Instead of adding to the already plentiful supply of parking, the study urges several techniques that can better allocate existing parking — all of which come with their own implementation challenges.
Surprisingly, the authors found that Chicago’s much-reviled, privatized parking meter system has more flexibility built into it than many imagine. “We can lower rates, we can raise rates, we can put meters in different areas, we can move them around,” said Bayley. “There might be flexibility to do a demand pricing program,” she continued, which would help improve turnover by adjusting prices at specific times. Furthermore, 85 percent of the revenues from new meters go to the city, not to Chicago Parking Meters. Aldermen have extensive control over how metering works in their wards — but making changes will require extensive coordination, since WPB sits in four different wards.
Many loading zones exist along WPB’s commercial streets, and some businesses improperly use them as private parking spots. Instead, loading should be directed to alleys whenever possible, and curb spaces should be used for customer parking.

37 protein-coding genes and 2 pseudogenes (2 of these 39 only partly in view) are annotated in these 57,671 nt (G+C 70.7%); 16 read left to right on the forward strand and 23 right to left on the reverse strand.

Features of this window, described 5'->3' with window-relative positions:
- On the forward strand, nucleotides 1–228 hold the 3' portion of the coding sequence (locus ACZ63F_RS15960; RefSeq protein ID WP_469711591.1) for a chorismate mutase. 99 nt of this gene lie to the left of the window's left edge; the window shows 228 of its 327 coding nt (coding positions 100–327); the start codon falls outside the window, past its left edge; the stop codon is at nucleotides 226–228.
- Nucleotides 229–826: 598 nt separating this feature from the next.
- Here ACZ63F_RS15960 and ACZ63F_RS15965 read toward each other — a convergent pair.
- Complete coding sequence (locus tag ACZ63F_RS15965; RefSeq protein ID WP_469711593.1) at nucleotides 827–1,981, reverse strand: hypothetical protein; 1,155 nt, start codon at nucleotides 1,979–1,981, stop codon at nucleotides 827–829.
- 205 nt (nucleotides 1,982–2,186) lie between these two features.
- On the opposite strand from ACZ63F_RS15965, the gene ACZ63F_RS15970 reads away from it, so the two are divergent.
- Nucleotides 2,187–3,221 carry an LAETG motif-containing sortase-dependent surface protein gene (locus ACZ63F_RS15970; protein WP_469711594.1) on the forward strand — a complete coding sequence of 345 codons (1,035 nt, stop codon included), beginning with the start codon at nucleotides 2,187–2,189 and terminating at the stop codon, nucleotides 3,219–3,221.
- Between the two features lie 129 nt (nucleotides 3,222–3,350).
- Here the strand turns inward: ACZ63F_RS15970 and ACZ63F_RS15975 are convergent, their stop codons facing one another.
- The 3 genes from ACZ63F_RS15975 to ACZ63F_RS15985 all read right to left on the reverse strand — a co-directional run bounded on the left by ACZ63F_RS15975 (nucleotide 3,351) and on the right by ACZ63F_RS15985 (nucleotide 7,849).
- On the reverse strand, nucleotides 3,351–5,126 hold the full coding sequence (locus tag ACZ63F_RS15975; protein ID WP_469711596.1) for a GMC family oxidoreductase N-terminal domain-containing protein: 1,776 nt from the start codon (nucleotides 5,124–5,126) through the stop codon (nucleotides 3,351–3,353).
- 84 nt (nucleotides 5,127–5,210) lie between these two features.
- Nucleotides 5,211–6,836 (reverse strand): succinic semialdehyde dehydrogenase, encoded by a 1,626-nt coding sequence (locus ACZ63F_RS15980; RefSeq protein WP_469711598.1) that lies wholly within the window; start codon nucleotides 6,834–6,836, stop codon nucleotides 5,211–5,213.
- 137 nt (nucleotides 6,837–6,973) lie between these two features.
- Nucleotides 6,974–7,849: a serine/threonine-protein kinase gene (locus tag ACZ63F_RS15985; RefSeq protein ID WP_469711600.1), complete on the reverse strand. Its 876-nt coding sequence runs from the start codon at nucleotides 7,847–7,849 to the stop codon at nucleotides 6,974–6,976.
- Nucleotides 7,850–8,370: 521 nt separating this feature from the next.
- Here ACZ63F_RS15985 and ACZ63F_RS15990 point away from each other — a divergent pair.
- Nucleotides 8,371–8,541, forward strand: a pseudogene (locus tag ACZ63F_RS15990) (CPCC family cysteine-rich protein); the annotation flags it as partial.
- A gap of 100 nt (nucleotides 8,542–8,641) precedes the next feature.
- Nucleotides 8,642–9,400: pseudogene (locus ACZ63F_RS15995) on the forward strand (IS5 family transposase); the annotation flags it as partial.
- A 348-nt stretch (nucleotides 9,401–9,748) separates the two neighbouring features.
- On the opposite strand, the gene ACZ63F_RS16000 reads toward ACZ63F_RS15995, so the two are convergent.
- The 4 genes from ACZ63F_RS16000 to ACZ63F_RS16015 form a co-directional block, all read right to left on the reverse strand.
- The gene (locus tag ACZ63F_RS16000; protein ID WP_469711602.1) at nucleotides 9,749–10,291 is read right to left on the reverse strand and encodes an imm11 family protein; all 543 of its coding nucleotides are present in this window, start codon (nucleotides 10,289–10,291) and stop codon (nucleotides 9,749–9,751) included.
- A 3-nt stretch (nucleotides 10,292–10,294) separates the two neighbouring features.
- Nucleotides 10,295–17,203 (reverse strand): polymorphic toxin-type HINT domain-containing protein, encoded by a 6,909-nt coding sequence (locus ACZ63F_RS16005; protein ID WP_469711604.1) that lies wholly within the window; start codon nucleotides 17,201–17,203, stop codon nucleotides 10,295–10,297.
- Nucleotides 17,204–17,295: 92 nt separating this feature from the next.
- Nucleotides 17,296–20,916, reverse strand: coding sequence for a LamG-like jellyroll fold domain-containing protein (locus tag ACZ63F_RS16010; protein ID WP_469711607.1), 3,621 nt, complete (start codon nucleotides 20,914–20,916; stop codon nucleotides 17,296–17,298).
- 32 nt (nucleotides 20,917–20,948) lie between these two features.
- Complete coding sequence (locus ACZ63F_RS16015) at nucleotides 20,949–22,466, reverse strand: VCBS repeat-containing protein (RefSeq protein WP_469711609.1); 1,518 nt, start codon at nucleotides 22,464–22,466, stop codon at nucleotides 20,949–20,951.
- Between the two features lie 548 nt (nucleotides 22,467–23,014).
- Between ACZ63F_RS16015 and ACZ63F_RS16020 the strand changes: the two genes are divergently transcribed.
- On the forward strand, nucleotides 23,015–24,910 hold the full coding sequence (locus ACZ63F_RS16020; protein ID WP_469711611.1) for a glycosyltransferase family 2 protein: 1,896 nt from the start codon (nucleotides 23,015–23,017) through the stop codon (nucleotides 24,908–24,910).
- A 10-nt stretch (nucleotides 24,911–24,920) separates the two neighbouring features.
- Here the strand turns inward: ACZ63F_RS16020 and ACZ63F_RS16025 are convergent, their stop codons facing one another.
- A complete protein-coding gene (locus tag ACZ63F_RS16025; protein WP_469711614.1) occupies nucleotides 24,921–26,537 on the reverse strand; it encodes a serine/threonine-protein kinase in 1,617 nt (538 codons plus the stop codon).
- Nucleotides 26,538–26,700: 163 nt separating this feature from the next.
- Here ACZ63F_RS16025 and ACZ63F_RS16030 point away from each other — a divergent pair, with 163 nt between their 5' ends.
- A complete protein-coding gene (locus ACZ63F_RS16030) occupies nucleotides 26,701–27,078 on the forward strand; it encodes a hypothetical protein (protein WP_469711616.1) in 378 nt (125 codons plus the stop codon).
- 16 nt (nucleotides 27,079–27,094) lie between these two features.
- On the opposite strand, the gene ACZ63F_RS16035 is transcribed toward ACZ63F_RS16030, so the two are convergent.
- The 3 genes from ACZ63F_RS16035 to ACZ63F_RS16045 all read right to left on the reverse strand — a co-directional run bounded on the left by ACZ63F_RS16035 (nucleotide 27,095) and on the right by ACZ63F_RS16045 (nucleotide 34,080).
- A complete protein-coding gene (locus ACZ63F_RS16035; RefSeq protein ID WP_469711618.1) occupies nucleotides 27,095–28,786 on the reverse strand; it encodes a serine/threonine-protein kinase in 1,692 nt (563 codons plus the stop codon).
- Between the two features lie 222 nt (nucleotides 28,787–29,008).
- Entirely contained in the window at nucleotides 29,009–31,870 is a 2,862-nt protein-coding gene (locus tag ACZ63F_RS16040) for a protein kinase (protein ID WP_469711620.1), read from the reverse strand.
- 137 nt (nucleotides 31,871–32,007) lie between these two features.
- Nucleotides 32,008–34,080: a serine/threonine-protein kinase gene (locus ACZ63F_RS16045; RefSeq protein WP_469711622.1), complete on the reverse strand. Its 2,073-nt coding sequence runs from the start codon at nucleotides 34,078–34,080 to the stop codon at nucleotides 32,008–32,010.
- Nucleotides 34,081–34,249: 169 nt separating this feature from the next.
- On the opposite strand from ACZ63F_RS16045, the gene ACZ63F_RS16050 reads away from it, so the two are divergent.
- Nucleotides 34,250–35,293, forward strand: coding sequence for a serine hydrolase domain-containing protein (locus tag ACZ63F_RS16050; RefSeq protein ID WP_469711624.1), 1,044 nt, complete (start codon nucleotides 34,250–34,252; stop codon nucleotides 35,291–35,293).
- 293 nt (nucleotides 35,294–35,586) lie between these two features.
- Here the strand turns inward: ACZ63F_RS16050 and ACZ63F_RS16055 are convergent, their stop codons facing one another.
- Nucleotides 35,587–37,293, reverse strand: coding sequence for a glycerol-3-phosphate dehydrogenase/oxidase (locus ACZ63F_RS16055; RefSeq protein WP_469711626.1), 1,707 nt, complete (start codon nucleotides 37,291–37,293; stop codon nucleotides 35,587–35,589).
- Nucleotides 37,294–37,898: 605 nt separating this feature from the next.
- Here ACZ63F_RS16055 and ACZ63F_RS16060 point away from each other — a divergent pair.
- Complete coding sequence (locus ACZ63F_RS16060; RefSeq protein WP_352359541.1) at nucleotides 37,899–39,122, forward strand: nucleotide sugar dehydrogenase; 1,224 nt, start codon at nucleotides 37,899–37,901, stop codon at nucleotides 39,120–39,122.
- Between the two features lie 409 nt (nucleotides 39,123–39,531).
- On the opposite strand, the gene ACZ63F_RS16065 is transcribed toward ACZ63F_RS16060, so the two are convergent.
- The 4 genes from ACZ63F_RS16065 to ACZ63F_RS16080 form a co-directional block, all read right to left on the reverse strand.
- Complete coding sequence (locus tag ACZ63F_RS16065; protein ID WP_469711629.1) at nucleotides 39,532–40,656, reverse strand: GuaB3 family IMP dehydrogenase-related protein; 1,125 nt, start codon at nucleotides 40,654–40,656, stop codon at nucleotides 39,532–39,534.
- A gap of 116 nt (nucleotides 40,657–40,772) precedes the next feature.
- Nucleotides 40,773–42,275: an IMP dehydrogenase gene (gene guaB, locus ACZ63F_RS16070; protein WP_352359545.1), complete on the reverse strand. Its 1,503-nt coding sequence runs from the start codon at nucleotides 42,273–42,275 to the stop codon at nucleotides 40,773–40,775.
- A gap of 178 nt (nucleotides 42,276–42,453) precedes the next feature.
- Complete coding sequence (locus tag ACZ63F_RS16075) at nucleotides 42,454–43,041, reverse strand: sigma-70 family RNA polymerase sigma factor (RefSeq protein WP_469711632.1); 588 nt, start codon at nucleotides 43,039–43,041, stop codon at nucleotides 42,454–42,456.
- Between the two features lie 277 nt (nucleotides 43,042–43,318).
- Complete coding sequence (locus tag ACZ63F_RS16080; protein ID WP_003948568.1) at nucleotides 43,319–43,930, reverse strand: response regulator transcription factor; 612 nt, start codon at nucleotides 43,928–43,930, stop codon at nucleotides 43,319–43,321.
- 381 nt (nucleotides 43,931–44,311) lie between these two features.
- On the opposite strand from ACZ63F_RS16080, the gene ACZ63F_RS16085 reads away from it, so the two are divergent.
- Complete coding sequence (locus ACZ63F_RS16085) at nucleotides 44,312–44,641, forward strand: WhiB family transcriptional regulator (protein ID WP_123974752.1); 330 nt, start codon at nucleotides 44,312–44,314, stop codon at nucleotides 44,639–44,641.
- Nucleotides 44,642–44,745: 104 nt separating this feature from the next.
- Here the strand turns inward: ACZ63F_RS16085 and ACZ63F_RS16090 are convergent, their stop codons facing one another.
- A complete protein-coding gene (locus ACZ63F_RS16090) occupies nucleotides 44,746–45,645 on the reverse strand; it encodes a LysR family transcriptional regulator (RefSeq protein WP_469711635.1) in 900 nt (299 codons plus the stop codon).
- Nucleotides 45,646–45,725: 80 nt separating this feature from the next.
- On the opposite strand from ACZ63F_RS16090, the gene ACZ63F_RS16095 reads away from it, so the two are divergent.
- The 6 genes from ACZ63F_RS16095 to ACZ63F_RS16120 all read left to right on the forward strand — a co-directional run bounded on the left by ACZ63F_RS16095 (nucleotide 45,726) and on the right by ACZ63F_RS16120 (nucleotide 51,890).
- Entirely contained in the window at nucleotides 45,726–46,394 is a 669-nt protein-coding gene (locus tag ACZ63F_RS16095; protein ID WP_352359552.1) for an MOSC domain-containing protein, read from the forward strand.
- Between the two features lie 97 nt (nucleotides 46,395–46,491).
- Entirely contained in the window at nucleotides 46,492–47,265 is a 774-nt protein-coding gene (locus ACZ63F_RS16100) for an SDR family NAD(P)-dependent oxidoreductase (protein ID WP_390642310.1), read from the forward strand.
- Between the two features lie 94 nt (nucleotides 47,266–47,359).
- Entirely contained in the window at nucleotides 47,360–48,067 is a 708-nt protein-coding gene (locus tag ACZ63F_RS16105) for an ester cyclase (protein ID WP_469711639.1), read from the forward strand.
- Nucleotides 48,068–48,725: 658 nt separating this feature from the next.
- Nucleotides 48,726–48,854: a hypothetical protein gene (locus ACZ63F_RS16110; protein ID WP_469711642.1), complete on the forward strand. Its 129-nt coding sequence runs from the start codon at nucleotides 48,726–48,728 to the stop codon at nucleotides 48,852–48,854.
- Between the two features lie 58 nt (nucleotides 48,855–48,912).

Existing parking lots throughout the neighborhood could be better utilized: Many are used for daytime retail shops but are empty during the evening peak hours, which Sholtis calls “a total waste of space.” She points out that red tape, like zoning definitions and liability insurance requirements, can make it difficult for parking lot owners to lease their parking spaces.
In the near term, Sholtis says that the SSA will begin to better “promote the parking that’s available and explain where they can park.” Signs can show off hidden parking areas — like the city parking lot on Bosworth, just east of Milwaukee and Ashland. The SSA’s website and, in the future, information kiosks can “make visitors aware of where to go, and how to go,” regardless of which mode brings them to WPB. Highlighting alternatives, whether through the SSA’s website, its bright orange bike racks, or new taxi stands at nightlife hubs, will help to manage parking demand by visitors.
The parking management techniques identified in the WPB plan are “definitely applicable for other busy neighborhoods in Chicago, especially because of the meter situation,” says Bayley. All of the plan’s partners were excited to discover that Chicago can allow parking meter prices that adapt to demand, and early discussions have already started to bring about some of these innovations.